To date I have only dreamed of visiting a national park. I’ve been saving my change for close to 10 years for my “Kelly hopes to go to Glacier National Park Someday” fund. When I discovered a milk jug full of change at my boyfriend’s place 8 years ago I knew he was the man that I would marry (and I did)! If I could, I would LIVE outdoors. The air, the peace, and the trees and wildlife are invigorating to me. Being at a national park for a year would never grow old, but I think I’d choose one other than GNP because I’m a bit afraid of the bears…for whatever reason Yellowstone sounds more conducive for a year’s stay for me. I’d take my portable easel and paint, wade in the streams and lakes, and hike to my hearts content. Evening after evening gazing at the stars, and multiple rainstorms for dancing in the rain is pure medicine for the soul!!
    (Just attended a service project for Earth Day this past Saturday. Check it out… http://earthdaylansing.tumblr.com/post/4873208569/the-americorps-members-with-big-brothers-big)

  35. Patti Ellis says:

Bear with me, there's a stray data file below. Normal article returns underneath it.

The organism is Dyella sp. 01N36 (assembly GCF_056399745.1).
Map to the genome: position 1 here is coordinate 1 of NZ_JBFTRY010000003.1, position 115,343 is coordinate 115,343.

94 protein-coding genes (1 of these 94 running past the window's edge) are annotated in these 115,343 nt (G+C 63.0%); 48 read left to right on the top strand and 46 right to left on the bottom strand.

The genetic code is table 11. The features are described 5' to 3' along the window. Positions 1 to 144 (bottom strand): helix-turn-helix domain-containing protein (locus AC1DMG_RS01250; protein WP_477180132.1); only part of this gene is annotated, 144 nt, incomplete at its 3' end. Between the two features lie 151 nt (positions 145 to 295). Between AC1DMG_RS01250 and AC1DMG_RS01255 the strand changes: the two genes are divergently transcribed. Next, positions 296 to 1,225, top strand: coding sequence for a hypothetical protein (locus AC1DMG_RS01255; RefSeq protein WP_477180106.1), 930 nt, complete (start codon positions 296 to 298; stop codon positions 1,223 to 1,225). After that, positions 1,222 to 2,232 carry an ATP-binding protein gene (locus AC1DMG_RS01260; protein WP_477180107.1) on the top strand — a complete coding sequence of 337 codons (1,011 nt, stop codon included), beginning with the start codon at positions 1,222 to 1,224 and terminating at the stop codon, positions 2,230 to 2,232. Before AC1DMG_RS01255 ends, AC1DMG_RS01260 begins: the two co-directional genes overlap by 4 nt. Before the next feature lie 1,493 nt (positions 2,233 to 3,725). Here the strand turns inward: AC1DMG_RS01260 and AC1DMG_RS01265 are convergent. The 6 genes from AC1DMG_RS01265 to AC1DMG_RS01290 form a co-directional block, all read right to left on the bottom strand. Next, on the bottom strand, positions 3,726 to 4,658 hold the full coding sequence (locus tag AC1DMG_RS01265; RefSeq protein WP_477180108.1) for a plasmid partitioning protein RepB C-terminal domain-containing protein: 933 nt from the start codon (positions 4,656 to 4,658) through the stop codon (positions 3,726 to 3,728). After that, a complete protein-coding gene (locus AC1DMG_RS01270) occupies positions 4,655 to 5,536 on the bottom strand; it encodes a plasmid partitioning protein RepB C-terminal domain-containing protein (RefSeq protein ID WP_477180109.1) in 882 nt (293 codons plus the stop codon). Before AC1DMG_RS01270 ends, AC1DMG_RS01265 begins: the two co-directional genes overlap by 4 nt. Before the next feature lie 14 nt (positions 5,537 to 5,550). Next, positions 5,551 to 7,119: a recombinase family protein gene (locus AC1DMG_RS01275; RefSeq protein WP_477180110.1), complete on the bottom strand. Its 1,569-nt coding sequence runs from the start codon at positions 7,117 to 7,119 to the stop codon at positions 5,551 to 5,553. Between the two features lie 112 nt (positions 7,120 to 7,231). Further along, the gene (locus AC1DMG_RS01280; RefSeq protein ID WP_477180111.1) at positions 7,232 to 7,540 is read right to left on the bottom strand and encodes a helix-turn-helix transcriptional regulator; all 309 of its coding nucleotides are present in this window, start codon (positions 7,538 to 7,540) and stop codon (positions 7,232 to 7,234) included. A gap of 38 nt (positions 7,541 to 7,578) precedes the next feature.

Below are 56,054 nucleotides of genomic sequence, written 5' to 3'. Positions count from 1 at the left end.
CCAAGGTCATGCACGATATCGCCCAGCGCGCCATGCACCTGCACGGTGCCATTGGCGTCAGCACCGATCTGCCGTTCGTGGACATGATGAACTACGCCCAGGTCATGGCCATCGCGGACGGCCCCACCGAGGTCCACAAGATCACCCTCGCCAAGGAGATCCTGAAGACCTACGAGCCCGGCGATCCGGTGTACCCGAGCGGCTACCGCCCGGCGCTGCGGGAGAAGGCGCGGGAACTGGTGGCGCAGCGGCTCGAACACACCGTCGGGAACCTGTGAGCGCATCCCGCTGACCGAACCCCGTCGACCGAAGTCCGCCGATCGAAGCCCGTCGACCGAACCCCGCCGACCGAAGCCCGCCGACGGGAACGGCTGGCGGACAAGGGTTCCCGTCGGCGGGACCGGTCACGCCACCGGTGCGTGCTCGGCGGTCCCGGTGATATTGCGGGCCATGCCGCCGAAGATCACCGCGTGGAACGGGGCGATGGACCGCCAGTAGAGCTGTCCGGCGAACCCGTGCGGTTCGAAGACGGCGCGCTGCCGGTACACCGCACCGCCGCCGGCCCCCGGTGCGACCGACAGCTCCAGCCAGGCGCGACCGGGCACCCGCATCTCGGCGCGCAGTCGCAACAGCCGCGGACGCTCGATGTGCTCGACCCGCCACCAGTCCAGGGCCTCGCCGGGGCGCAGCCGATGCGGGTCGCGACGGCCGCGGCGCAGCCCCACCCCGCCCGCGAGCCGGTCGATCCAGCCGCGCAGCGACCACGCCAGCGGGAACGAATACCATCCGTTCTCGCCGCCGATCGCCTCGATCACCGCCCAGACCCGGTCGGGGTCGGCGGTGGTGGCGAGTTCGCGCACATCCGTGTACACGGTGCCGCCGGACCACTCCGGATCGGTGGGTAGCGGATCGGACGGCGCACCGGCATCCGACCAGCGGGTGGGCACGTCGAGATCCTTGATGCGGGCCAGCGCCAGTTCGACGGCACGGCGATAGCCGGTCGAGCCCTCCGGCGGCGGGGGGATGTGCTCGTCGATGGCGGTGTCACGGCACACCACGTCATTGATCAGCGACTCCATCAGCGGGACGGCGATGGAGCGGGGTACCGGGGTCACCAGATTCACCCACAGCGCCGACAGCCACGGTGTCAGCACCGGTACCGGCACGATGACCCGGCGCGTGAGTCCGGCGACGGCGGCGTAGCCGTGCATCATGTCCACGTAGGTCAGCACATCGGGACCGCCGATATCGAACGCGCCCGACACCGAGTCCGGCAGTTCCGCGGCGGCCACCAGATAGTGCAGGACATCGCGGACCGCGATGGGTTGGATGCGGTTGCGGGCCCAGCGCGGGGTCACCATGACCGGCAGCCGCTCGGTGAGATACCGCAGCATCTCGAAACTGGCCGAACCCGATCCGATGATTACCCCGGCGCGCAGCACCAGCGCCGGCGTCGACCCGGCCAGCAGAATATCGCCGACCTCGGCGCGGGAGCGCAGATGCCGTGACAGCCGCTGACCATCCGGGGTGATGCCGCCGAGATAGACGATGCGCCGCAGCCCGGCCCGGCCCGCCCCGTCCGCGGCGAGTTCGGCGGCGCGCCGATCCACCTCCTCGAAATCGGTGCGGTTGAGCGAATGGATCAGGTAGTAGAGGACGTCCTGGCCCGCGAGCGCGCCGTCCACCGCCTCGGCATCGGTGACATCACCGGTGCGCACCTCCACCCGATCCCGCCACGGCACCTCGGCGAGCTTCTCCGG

Hiking, hiking, hiking is our families favorite sport now and when I was growing up. We counted that we hit every national park in Tennessee and Mississippi. The scenery is breath taking and the hiking trails are well kept. We thrive and keeping physically fit and out goal is to see all the national parks eventually and this is no small task. We get a sticker for our scrapbook and collect found things in nature to learn about the habitats of all the wild animals. My parents started me off as an adventure seeker and and my husband has taken up that roll. As a country we are blessed have these parks to enjoy and preserve. Take up the challenge of visiting all the national parks in our state. You will continue on to other states for the adventure is found no where else.